IPv4 address exhaustion

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IPv4 address exhaustion

The last official allocation of IPv4 Internet addresses was in 2019, and new addresses are old addresses that are recycled. Although IPv4 provides 4.3 billion unique addresses, the growth of the Internet was not foreseen, and many large blocks of IPv4 addresses were allocated in the early years of the Internet without careful consideration. Many have been wasted. The 128-bit IPv6 addressing scheme was developed to supersede IPv4, and it provides an almost unlimited number of addresses. See IANA, IPv6, IPv4 addressing and IPv6 addressing.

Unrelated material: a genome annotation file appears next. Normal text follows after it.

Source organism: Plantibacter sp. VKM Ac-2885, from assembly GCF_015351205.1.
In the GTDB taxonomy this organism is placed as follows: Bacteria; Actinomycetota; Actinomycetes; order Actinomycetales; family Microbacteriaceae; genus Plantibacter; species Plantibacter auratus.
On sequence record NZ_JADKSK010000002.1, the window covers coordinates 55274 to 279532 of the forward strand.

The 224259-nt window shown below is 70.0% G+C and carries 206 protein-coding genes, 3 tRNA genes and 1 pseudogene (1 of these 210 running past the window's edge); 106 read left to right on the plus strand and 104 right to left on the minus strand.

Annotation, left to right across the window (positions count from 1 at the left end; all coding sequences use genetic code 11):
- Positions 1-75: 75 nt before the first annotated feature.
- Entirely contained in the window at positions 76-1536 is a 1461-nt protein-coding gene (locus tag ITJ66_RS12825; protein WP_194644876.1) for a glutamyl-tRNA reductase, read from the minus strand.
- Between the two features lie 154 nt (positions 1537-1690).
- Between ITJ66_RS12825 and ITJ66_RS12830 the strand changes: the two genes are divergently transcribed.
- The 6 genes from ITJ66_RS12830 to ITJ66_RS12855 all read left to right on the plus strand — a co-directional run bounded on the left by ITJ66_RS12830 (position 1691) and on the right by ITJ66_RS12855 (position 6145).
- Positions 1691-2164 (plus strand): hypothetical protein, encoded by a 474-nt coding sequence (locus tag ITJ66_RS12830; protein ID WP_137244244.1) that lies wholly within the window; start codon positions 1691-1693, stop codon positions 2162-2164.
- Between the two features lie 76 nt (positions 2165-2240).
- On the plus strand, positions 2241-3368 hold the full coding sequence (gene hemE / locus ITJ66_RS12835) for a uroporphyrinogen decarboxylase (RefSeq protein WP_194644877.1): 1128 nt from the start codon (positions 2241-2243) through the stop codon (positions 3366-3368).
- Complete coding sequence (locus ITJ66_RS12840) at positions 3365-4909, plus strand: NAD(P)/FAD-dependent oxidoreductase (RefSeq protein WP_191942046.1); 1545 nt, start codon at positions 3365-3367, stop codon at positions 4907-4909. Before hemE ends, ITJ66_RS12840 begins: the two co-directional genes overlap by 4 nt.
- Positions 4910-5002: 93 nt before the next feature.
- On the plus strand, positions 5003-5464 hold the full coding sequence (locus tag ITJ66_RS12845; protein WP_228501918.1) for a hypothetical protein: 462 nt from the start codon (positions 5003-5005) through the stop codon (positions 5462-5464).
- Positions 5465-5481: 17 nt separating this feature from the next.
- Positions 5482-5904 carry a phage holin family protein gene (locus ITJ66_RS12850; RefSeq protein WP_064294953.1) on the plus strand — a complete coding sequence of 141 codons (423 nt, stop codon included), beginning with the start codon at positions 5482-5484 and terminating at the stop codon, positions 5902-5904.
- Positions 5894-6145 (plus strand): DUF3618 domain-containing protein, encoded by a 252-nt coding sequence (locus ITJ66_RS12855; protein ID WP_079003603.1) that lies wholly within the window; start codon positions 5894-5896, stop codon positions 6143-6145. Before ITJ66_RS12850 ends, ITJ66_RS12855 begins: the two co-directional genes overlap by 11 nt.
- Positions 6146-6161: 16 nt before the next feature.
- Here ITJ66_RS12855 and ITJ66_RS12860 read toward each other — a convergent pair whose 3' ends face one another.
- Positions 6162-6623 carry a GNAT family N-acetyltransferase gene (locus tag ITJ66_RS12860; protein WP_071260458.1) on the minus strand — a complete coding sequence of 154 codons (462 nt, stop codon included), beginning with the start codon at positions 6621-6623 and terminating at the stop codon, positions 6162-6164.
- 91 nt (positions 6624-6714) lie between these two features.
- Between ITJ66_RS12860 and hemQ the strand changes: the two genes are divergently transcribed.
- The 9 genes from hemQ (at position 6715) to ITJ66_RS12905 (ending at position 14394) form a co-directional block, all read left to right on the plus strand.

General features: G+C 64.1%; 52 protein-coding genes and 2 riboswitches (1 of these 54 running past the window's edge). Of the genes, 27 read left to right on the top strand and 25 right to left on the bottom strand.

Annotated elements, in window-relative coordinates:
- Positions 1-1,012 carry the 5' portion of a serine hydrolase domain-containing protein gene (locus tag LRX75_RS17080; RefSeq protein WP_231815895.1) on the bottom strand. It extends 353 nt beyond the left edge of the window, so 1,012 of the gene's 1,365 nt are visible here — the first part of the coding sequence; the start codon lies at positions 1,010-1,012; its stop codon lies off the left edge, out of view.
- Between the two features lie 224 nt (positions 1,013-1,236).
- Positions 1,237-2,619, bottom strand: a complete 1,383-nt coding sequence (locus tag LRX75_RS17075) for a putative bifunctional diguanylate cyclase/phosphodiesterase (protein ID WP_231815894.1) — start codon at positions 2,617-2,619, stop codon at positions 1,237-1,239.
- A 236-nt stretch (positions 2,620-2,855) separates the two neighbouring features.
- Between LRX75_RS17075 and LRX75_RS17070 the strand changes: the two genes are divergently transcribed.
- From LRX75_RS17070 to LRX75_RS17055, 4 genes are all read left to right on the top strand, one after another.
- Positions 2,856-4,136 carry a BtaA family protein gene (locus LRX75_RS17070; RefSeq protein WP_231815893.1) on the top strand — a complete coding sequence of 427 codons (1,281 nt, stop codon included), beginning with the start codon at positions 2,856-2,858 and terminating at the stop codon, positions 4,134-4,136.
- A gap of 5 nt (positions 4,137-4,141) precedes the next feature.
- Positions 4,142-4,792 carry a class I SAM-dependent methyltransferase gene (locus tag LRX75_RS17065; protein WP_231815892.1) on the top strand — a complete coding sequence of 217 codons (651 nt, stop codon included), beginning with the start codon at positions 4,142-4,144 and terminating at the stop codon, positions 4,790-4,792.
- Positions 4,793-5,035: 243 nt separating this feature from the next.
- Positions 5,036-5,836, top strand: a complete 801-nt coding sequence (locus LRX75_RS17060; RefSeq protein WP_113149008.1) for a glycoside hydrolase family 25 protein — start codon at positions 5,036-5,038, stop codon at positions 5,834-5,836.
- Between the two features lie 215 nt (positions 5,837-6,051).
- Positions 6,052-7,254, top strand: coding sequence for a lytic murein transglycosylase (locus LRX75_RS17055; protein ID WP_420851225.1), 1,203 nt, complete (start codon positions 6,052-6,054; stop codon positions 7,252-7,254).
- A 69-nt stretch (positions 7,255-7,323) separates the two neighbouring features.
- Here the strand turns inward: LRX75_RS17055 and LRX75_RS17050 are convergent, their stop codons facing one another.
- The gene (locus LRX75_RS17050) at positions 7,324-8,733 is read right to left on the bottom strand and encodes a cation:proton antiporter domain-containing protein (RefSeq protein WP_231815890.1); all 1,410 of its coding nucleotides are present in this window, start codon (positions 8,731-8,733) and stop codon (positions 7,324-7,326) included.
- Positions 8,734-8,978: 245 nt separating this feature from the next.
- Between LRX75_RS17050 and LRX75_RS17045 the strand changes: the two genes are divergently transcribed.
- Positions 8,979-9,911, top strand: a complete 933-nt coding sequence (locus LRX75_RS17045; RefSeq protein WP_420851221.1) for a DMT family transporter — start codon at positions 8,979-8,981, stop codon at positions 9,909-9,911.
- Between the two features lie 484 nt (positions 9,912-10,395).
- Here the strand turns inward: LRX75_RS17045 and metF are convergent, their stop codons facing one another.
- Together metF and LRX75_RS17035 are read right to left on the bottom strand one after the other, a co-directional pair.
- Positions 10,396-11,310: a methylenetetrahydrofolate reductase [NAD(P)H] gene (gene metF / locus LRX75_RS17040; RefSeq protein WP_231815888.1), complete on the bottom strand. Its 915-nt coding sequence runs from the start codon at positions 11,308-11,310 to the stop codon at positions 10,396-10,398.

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Previous researchers found out that certain organisations were reluctant to invest money on the migration, since IPv4 NAT can provide short term solution and also it is cost-free [19]; as network address translation (NAT) is a technical mechanism that can be made to handle IPv4 address shortage [20].
It is predicted that the IPv4 address shortage will become critical by 2010.